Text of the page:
The FDA, ADA, and similar agencies have found insufficient evidence to support a correlation between metal fillings and adverse health effects.

Since dental amalgam contains a significant amount of mercury, it is logical to suspect that there is a potential risk. It is known that amalgam fillings are not completely inert: they release low levels of mercury vapor, and they contribute—albeit slightly—to mercury bioaccumulation in certain organs. Because of the concern over amalgam filling materials, scientists have conducted a great deal of research to evaluate the safety of metal fillings. 

The FDA and Other Agencies Weigh In

The U.S. Food & Drug Administration (FDA) recognized this public concern and decided to conduct an exhaustive review of all the studies relating to the safety of amalgam alloy fillings. The agency formally released their conclusions in a paper and addendum published in 2006 and 2009, respectively. The FDA concluded that there is insufficient evidence to support an "association between exposure to mercury from dental amalgams and adverse health effects in humans, including sensitive subpopulations."

This paper also recommended that as a precaution, dentists should avoid using amalgam in certain patients. These include children under the age of six, women who are pregnant, and patients who are otherwise exposed to mercury or who eat a large amount of seafood. Other agencies, including the American Dental Association (ADA), the Centers for Disease Control and Prevention (CDC), and the Life Sciences Research Office (LSRO) later published similar opinions. This is an issue that the FDA and other organizations will continue to monitor.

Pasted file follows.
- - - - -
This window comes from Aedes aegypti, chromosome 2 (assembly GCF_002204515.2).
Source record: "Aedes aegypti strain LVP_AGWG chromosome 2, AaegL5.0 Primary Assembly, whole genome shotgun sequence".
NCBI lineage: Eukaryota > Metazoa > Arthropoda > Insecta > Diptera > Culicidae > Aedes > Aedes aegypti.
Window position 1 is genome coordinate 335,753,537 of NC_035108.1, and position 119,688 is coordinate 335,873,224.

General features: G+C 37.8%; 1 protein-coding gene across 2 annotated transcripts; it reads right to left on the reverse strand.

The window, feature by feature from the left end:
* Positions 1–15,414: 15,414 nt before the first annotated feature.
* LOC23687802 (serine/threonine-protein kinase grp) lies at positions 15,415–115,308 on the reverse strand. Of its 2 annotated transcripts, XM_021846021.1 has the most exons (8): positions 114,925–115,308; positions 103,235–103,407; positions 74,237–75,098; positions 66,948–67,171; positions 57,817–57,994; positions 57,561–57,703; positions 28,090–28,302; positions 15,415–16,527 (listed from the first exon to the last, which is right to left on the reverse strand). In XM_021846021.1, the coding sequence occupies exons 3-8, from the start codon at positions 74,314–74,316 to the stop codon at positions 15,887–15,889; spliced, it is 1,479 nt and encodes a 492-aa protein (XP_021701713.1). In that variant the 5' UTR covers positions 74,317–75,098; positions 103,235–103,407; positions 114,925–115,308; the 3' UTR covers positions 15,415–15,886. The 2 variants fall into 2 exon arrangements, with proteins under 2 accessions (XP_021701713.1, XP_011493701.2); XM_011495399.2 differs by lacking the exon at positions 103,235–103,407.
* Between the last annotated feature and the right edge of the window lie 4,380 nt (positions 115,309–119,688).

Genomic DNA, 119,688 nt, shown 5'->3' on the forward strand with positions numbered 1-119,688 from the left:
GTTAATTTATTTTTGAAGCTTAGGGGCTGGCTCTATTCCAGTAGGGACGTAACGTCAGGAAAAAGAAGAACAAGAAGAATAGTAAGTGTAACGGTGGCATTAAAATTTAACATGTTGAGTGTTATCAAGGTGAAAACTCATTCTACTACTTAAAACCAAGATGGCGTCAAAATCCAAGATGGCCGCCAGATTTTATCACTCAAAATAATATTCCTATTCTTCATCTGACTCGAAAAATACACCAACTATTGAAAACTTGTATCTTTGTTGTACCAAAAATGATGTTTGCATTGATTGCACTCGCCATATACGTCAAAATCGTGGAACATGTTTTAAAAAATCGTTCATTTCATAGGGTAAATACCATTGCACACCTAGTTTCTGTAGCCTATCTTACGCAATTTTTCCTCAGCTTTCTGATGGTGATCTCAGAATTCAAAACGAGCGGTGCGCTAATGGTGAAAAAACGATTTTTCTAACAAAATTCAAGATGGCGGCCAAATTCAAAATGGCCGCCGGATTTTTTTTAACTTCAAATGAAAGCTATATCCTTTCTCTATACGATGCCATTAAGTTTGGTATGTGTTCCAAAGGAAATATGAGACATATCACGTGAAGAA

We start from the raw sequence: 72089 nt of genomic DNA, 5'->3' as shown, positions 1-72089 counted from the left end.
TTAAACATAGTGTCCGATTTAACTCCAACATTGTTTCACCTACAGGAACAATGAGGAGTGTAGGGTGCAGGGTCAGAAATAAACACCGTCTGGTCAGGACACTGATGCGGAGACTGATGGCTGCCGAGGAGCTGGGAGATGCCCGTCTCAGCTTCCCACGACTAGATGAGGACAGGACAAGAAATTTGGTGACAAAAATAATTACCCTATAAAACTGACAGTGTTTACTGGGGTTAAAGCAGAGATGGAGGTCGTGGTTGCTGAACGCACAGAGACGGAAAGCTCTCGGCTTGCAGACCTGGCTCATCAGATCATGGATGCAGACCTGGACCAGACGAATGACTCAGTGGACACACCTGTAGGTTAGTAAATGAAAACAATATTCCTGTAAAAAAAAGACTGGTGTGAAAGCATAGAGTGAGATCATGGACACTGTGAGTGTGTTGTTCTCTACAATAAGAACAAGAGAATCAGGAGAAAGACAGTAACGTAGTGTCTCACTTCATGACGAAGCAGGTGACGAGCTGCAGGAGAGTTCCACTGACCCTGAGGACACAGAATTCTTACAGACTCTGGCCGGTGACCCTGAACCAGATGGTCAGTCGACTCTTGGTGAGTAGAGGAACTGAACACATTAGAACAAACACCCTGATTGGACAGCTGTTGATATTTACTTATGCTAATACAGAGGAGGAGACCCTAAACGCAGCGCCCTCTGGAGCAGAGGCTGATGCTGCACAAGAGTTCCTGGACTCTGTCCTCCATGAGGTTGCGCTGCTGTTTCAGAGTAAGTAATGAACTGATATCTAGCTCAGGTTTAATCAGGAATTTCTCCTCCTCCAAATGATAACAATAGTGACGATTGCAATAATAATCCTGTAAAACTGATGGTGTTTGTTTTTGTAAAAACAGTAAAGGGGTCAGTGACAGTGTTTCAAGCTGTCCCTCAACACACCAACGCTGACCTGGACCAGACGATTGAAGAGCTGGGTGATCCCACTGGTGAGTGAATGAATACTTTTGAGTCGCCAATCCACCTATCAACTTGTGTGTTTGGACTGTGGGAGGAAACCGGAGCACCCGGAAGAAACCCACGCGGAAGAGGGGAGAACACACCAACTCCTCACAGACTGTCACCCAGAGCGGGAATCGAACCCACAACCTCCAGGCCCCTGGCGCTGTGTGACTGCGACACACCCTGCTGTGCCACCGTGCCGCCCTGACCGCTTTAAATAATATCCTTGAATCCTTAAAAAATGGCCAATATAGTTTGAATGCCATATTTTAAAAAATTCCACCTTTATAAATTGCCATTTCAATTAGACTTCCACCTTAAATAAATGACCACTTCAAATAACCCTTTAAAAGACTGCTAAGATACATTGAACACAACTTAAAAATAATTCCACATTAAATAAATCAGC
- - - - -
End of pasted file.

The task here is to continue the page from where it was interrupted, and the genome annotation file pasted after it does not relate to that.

Should Patients Have Their Amalgam Fillings Removed?

Some practitioners recommend the removal of all amalgam fillings because of their concerns about possible mercury poisoning. They then propose replacing them with an alternative material, such as composite resin, porcelain, or cast gold restorations.

Neither the FDA nor the ADA recommends this approach. Their consensus is that healthy, functional silver amalgam fillings should not be electively replaced. The process of removing these fillings can potentially expose the patient to additional mercury vapor that is released. Certain techniques and systems are recommended in order to safely perform this procedure. Most dentists will agree that the only valid reasons to remove an amalgam alloy filling include:

  • The restoration has become loose or otherwise defective
  • Decay has developed around the margins
  • The patient is believed to have developed an allergy or sensitivity to one of the metal components in the filling 

If replacement becomes necessary, patients should discuss the best material for their needs with their dentist.

Fillings Provide Long-Lasting Protection

Amalgam alloy is a safe, cost-effective, and durable dental filling material. It has been thoroughly tested during decades of use and scrutinized in a great number of scientific studies over the past several decades. Even though amalgam alloy restorations appear to pose no significant health hazards, some patients may still have reservations. Dentists should respect these concerns and thoroughly discuss the pros and cons of alternative materials, such as composite resin, with their patients.

D&P Dentistry

The team of dental professionals at D&P Dentistry provides exceptional dental work and patient education to help you and your family achieve your best smiles. Our doctors are affiliated with:

  • American Dental Association
  • Alachua County Dental Association

To schedule an appointment at our Gainesville, FL, office, please contact us online or call (352) 331-4626.

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7575 W University Ave
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Gainesville, FL 32607